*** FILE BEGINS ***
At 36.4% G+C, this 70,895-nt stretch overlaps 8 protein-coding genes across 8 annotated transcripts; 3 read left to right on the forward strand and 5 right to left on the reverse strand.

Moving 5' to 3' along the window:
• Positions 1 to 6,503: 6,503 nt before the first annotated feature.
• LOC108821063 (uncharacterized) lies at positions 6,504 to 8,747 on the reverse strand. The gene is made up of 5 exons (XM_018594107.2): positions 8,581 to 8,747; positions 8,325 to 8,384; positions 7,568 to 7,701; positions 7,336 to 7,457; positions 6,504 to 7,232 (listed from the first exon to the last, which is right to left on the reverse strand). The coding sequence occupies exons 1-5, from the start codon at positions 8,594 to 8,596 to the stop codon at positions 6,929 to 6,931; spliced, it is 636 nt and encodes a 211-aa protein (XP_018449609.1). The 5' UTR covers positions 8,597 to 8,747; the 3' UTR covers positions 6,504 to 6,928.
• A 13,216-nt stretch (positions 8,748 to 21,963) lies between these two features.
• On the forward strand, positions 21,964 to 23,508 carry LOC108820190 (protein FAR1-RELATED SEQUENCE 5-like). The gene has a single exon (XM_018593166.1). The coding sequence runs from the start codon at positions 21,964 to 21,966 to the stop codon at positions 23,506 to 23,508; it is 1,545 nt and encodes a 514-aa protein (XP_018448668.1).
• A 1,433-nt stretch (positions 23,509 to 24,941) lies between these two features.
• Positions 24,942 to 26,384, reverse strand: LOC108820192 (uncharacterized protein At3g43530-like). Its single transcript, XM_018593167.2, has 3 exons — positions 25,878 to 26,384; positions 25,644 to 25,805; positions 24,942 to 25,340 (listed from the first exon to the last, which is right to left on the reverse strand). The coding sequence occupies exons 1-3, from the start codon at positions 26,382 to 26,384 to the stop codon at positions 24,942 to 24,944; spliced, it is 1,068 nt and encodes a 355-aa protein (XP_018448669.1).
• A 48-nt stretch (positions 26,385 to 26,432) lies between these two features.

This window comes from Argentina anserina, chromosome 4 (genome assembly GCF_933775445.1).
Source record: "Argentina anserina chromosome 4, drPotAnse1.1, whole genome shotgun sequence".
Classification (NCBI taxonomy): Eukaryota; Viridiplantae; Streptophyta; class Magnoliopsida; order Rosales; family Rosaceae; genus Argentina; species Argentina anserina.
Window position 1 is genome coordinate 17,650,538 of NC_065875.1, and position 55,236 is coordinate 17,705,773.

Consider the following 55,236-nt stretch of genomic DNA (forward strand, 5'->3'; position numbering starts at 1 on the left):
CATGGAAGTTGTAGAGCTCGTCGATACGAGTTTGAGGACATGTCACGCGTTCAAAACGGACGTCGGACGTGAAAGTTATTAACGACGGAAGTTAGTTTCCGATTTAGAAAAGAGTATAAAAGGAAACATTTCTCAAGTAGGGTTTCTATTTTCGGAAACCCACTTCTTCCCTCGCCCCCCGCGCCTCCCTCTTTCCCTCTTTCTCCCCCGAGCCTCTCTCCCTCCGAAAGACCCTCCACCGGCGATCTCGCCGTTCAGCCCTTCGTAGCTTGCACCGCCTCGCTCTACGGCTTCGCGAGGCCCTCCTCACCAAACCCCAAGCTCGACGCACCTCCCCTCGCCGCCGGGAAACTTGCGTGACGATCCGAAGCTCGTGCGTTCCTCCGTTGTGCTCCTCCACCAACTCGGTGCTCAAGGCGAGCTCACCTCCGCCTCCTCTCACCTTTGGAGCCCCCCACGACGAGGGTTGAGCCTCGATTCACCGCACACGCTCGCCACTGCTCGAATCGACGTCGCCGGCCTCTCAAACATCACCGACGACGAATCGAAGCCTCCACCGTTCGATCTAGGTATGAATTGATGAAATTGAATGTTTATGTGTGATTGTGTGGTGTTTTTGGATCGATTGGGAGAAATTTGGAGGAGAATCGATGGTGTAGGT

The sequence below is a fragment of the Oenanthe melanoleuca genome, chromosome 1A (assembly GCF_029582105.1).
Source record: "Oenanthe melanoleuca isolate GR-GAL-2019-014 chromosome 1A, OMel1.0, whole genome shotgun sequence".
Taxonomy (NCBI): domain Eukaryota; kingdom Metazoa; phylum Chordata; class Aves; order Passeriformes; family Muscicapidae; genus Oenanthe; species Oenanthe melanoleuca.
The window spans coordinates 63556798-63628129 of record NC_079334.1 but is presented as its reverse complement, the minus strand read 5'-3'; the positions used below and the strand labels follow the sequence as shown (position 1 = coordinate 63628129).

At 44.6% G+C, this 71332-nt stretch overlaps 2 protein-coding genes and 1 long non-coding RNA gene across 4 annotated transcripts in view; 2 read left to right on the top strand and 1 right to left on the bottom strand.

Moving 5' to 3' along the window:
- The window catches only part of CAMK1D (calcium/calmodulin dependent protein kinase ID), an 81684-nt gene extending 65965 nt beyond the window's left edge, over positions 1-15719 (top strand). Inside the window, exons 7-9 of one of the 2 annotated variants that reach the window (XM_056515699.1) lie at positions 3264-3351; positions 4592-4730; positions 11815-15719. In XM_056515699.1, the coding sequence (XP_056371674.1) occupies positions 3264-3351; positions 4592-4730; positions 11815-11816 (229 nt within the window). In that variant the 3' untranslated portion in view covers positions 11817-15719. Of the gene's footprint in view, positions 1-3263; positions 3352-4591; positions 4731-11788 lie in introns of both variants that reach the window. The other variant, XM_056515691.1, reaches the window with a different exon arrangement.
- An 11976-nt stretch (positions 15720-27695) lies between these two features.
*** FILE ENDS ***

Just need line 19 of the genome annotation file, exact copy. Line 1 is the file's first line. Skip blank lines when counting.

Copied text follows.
The window spans coordinates 63556798-63628129 of record NC_079334.1 but is presented as its reverse complement, the minus strand read 5'-3'; the positions used below and the strand labels follow the sequence as shown (position 1 = coordinate 63628129).